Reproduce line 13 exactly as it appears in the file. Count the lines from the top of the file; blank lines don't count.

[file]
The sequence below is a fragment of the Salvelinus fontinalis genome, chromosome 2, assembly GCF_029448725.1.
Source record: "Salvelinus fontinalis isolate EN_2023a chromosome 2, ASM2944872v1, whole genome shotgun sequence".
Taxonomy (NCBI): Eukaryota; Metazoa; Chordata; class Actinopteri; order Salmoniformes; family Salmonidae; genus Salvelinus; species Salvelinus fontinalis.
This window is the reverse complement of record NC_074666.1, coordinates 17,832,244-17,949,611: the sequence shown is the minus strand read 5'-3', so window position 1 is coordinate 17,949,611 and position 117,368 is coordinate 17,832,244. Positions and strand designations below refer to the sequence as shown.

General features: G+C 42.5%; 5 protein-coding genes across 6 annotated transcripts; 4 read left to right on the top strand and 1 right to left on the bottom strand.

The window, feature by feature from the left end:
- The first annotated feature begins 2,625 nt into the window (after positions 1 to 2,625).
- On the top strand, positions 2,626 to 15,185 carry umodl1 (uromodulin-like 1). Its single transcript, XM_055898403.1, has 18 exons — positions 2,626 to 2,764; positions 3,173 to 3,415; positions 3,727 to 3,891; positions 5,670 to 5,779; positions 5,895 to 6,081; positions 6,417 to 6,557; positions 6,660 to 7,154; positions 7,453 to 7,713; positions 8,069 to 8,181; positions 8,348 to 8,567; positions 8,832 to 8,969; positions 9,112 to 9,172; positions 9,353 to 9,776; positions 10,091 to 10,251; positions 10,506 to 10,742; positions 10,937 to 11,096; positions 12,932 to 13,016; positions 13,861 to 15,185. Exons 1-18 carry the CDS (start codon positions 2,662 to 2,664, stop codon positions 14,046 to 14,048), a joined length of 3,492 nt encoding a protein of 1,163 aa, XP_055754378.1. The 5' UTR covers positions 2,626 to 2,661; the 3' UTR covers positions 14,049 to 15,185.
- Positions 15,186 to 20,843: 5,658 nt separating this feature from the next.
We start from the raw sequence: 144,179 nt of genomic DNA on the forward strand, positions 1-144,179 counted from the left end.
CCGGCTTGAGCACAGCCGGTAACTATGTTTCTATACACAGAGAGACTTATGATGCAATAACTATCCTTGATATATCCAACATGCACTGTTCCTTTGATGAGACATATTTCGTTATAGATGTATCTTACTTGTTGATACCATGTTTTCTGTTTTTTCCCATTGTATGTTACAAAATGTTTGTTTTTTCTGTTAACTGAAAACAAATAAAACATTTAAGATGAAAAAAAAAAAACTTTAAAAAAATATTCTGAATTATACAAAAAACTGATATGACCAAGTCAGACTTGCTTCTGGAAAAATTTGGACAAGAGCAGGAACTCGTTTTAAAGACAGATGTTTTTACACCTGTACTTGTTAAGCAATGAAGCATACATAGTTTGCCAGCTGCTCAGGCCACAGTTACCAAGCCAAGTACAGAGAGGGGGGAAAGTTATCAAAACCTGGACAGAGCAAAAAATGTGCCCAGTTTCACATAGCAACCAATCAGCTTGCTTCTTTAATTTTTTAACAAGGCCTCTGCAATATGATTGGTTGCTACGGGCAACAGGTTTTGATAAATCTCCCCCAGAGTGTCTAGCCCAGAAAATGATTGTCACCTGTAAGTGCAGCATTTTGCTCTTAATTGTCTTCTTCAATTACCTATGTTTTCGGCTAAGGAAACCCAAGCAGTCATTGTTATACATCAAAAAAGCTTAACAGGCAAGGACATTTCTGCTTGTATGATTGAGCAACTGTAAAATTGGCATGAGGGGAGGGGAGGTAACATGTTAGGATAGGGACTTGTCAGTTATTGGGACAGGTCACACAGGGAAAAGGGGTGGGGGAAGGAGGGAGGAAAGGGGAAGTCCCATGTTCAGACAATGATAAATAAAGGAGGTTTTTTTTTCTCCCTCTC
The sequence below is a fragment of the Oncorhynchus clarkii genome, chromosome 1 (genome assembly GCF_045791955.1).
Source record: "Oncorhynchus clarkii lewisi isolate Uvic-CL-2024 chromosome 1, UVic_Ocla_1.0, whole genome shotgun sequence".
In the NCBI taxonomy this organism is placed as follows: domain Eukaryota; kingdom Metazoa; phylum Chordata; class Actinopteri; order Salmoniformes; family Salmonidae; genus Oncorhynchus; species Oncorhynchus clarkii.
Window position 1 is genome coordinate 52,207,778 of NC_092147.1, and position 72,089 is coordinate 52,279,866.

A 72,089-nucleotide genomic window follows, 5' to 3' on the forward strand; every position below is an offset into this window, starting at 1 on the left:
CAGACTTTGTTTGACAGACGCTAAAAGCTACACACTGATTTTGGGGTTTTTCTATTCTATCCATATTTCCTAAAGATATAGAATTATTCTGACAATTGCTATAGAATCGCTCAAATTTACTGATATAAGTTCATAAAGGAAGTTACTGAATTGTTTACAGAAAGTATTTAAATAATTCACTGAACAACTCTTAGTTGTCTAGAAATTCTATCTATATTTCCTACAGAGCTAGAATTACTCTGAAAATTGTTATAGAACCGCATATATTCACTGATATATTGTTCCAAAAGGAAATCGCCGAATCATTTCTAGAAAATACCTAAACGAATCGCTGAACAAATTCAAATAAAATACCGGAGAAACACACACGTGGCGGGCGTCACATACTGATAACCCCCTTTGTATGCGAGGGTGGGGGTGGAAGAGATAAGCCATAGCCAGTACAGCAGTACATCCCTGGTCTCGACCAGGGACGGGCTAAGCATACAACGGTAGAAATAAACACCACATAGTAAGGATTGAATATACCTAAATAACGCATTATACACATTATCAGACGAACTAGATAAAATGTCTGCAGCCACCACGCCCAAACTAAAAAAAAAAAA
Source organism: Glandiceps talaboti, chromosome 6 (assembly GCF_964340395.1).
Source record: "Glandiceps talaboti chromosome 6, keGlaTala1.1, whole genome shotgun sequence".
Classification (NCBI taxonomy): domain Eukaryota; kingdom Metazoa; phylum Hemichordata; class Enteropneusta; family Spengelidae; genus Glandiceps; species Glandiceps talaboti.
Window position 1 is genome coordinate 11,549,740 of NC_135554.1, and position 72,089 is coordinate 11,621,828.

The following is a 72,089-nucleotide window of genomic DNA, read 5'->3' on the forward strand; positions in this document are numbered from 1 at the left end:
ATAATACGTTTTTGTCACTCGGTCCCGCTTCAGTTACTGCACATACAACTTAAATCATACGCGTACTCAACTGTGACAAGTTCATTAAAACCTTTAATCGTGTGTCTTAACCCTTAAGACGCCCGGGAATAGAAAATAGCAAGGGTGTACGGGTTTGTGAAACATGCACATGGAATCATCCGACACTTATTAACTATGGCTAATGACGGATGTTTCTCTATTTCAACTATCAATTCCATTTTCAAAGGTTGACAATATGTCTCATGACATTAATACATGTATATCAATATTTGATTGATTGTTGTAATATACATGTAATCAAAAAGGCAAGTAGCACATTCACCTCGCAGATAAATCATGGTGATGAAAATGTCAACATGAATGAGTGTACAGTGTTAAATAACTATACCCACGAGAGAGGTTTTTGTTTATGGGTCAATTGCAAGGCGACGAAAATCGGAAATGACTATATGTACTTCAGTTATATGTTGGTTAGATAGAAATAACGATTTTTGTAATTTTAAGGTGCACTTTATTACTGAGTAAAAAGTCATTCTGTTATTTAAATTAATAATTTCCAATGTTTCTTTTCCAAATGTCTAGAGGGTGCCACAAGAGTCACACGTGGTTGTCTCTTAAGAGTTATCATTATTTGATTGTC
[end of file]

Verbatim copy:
Source record: "Oncorhynchus clarkii lewisi isolate Uvic-CL-2024 chromosome 1, UVic_Ocla_1.0, whole genome shotgun sequence".